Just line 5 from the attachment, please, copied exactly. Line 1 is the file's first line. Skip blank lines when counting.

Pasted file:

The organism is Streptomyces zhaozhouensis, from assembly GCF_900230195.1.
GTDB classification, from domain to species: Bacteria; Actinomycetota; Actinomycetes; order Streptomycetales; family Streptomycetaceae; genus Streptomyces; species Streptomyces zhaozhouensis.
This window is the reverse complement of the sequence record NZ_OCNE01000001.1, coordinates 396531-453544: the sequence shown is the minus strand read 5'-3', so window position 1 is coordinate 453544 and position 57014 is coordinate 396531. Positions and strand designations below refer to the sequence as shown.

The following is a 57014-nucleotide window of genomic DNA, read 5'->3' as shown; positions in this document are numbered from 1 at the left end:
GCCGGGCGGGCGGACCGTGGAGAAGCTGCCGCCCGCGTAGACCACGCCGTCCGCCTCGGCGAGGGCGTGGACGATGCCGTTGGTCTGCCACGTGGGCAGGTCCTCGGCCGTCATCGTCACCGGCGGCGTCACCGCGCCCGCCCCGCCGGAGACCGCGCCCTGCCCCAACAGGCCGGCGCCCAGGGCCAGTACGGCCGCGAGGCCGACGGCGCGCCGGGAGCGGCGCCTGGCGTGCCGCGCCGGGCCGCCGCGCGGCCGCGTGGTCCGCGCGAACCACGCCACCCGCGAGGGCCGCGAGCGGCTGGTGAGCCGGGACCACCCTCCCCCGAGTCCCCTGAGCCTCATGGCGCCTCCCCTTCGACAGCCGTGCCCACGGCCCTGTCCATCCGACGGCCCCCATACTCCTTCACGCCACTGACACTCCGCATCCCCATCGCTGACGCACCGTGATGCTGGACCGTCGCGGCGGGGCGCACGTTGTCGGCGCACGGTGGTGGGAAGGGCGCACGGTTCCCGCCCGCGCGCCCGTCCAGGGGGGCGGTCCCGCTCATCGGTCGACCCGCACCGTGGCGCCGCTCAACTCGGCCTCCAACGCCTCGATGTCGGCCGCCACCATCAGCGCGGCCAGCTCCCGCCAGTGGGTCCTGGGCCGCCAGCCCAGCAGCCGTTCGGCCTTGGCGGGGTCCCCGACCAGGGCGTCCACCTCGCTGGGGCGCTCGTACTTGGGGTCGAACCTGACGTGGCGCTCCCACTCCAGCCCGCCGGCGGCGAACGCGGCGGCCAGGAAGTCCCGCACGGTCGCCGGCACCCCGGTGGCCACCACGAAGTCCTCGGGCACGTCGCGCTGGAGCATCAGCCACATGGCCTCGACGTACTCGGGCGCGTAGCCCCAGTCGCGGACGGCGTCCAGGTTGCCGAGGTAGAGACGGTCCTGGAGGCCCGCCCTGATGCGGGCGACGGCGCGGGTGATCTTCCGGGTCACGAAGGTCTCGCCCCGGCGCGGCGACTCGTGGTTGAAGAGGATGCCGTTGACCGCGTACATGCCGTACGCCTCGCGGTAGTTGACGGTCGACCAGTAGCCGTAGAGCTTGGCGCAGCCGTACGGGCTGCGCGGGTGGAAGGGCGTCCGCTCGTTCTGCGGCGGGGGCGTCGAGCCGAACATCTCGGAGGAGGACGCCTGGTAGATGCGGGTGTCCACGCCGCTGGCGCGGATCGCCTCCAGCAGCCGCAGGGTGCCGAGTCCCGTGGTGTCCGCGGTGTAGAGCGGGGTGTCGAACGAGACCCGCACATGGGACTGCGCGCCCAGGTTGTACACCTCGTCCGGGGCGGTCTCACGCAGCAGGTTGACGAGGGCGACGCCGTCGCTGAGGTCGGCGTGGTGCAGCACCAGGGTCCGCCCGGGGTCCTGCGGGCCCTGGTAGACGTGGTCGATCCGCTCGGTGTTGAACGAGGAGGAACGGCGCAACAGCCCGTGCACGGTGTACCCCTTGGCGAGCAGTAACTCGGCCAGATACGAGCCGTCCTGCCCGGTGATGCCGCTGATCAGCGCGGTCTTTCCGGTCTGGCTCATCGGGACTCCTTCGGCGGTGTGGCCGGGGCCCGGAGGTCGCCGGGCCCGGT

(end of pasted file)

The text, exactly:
GCCGGGCGGGCGGACCGTGGAGAAGCTGCCGCCCGCGTAGACCACGCCGTCCGCCTCGGCGAGGGCGTGGACGATGCCGTTGGTCTGCCACGTGGGCAGGTCCTCGGCCGTCATCGTCACCGGCGGCGTCACCGCGCCCGCCCCGCCGGAGACCGCGCCCTGCCCCAACAGGCCGGCGCCCAGGGCCAGTACGGCCGCGAGGCCGACGGCGCGCCGGGAGCGGCGCCTGGCGTGCCGCGCCGGGCCGCCGCGCGGCCGCGTGGTCCGCGCGAACCACGCCACCCGCGAGGGCCGCGAGCGGCTGGTGAGCCGGGACCACCCTCCCCCGAGTCCCCTGAGCCTCATGGCGCCTCCCCTTCGACAGCCGTGCCCACGGCCCTGTCCATCCGACGGCCCCCATACTCCTTCACGCCACTGACACTCCGCATCCCCATCGCTGACGCACCGTGATGCTGGACCGTCGCGGCGGGGCGCACGTTGTCGGCGCACGGTGGTGGGAAGGGCGCACGGTTCCCGCCCGCGCGCCCGTCCAGGGGGGCGGTCCCGCTCATCGGTCGACCCGCACCGTGGCGCCGCTCAACTCGGCCTCCAACGCCTCGATGTCGGCCGCCACCATCAGCGCGGCCAGCTCCCGCCAGTGGGTCCTGGGCCGCCAGCCCAGCAGCCGTTCGGCCTTGGCGGGGTCCCCGACCAGGGCGTCCACCTCGCTGGGGCGCTCGTACTTGGGGTCGAACCTGACGTGGCGCTCCCACTCCAGCCCGCCGGCGGCGAACGCGGCGGCCAGGAAGTCCCGCACGGTCGCCGGCACCCCGGTGGCCACCACGAAGTCCTCGGGCACGTCGCGCTGGAGCATCAGCCACATGGCCTCGACGTACTCGGGCGCGTAGCCCCAGTCGCGGACGGCGTCCAGGTTGCCGAGGTAGAGACGGTCCTGGAGGCCCGCCCTGATGCGGGCGACGGCGCGGGTGATCTTCCGGGTCACGAAGGTCTCGCCCCGGCGCGGCGACTCGTGGTTGAAGAGGATGCCGTTGACCGCGTACATGCCGTACGCCTCGCGGTAGTTGACGGTCGACCAGTAGCCGTAGAGCTTGGCGCAGCCGTACGGGCTGCGCGGGTGGAAGGGCGTCCGCTCGTTCTGCGGCGGGGGCGTCGAGCCGAACATCTCGGAGGAGGACGCCTGGTAGATGCGGGTGTCCACGCCGCTGGCGCGGATCGCCTCCAGCAGCCGCAGGGTGCCGAGTCCCGTGGTGTCCGCGGTGTAGAGCGGGGTGTCGAACGAGACCCGCACATGGGACTGCGCGCCCAGGTTGTACACCTCGTCCGGGGCGGTCTCACGCAGCAGGTTGACGAGGGCGACGCCGTCGCTGAGGTCGGCGTGGTGCAGCACCAGGGTCCGCCCGGGGTCCTGCGGGCCCTGGTAGACGTGGTCGATCCGCTCGGTGTTGAACGAGGAGGAACGGCGCAACAGCCCGTGCACGGTGTACCCCTTGGCGAGCAGTAACTCGGCCAGATACGAGCCGTCCTGCCCGGTGATGCCGCTGATCAGCGCGGTCTTTCCGGTCTGGCTCATCGGGACTCCTTCGGCGGTGTGGCCGGGGCCCGGAGGTCGCCGGGCCCGGT